Recently on Levy Recognition, we talked about the dangers of burnout. Understanding what burnout does to employees is essential, but you also need to understand what it looks like and how to spot it before it’s too late.
We want our employees to thrive and have successful careers. Sometimes too much pressure is applied to our employees (internally or externally), and it causes a major threat to our employees and the work they do.
As a manager, you need to be well-versed on the signs of burnout. Burnout manifests itself differently in each employee. You should strive to understand each worker you manage and their normal behavior. The closer you get to employees, the easier it will be to notice changes in their behavior when they do occur.
Here are some of the signs of burnout:
● Decreases in productivity
● Increases in mistakes at work
● Depression or sadness
● Fatigue or exhaustion
● Anger or irritability
● Low engagement levels
● Accidents at work
● Trouble concentrating on tasks
● Increases in sick days
Remember, understanding how your employees typically behave will help you spot these signs. Also consider the context of the situation. Does your employee’s anger seem justified given the situation, or did they lash out unnecessarily?
Now that you know the signs of burnout, how do you recognize them in your employees? Here are some strategies to help you spot burnout before it’s too late.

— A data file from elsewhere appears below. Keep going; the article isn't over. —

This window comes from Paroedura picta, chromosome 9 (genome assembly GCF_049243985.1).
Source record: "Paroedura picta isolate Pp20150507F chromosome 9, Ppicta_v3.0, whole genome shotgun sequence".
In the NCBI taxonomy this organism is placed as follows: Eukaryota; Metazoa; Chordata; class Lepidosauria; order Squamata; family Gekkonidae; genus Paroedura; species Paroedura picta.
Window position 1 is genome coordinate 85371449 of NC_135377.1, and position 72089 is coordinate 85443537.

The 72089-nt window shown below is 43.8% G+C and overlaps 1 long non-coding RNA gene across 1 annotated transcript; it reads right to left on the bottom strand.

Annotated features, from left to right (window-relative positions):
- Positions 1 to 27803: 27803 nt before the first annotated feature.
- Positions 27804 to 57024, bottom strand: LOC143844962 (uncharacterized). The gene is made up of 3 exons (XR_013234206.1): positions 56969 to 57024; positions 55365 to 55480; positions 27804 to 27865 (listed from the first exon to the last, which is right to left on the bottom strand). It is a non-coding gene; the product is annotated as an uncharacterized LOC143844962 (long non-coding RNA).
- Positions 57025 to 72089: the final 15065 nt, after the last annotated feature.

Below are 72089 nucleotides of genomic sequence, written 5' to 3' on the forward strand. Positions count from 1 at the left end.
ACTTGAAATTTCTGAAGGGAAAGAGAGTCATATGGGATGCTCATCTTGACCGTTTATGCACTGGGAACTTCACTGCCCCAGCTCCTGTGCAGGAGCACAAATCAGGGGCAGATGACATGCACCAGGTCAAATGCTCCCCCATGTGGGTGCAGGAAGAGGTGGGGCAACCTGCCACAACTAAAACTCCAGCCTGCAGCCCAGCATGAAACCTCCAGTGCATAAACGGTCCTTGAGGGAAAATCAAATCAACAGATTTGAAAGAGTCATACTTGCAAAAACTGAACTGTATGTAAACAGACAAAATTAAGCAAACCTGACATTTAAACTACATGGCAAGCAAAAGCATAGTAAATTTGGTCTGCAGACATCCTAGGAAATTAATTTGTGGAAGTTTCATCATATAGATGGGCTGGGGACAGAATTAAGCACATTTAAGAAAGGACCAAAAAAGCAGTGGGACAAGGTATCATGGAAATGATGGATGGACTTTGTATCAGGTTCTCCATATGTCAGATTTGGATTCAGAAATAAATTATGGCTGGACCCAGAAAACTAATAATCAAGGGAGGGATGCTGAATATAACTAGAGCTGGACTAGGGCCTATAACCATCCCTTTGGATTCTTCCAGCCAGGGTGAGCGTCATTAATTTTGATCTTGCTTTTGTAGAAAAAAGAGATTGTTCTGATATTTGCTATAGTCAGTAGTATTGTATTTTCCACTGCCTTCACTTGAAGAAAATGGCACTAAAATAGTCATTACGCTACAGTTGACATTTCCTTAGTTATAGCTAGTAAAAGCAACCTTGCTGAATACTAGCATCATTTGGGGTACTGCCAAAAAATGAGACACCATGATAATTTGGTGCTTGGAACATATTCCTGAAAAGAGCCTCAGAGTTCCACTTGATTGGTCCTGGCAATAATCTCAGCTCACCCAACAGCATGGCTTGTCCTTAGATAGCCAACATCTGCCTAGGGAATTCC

One of the best ways to recognize burnout is to know the signs of it. You cannot help your employees cope with their workloads if you don’t know what to look for. Keep the signs of burnout in your mind.
On top of knowing the signs, be aware of when burnout is likely to occur. Take special note of burnout during the first few months of employment, work anniversaries, after big projects wrap up, when employees are dealing with personal problems, etc. Think of all the times when employees are likely to have higher stress levels, and monitor them for signs of burnout.
One of the best ways to spot employee burnout is to spend time with your employees. If you don’t get to know your employees and their individual traits, you will never spot burnout before it wreaks havoc.
Schedule weekly one-on-one meetings with your employees. In those meetings, ask employees what they need help with or want to go over. You should be a resource for all your employees.
Don’t be afraid to share your struggles with burnout. Your employees will follow your lead. If you are open about what’s on your plate and how you deal with burnout, they will open up too. Make room for this kind of communication during team and company meetings. This conversation is vulnerable but helpful to the overall health of your organization.
Burnout can cause massive issues in your organization. Luckily, it can be seen and dealt with before it burns too deep, if you know what to look for. Keep up with your employees, the projects they are working on, and their personal lives. Your ability to connect with your employees makes all the difference when it comes to preventing employee burnout.